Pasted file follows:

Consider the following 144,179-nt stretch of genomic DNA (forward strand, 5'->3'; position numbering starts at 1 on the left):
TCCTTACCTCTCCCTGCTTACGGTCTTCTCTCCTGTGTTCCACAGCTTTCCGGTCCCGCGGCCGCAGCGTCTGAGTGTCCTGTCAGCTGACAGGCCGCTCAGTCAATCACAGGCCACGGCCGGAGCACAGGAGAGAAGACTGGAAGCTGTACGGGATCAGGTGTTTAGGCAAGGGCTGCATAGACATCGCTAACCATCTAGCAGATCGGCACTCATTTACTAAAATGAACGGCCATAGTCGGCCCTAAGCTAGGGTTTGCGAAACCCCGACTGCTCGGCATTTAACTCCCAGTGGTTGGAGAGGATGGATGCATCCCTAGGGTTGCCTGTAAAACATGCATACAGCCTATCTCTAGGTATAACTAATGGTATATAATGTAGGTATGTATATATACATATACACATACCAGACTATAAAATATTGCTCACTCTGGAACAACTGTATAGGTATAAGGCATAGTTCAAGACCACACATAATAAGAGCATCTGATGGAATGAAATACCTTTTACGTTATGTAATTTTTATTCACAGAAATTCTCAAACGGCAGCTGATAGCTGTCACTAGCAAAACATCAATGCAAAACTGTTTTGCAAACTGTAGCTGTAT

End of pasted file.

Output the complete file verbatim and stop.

Consider the following 144,179-nt stretch of genomic DNA (forward strand, 5'->3'; position numbering starts at 1 on the left):
TCCTTACCTCTCCCTGCTTACGGTCTTCTCTCCTGTGTTCCACAGCTTTCCGGTCCCGCGGCCGCAGCGTCTGAGTGTCCTGTCAGCTGACAGGCCGCTCAGTCAATCACAGGCCACGGCCGGAGCACAGGAGAGAAGACTGGAAGCTGTACGGGATCAGGTGTTTAGGCAAGGGCTGCATAGACATCGCTAACCATCTAGCAGATCGGCACTCATTTACTAAAATGAACGGCCATAGTCGGCCCTAAGCTAGGGTTTGCGAAACCCCGACTGCTCGGCATTTAACTCCCAGTGGTTGGAGAGGATGGATGCATCCCTAGGGTTGCCTGTAAAACATGCATACAGCCTATCTCTAGGTATAACTAATGGTATATAATGTAGGTATGTATATATACATATACACATACCAGACTATAAAATATTGCTCACTCTGGAACAACTGTATAGGTATAAGGCATAGTTCAAGACCACACATAATAAGAGCATCTGATGGAATGAAATACCTTTTACGTTATGTAATTTTTATTCACAGAAATTCTCAAACGGCAGCTGATAGCTGTCACTAGCAAAACATCAATGCAAAACTGTTTTGCAAACTGTAGCTGTAT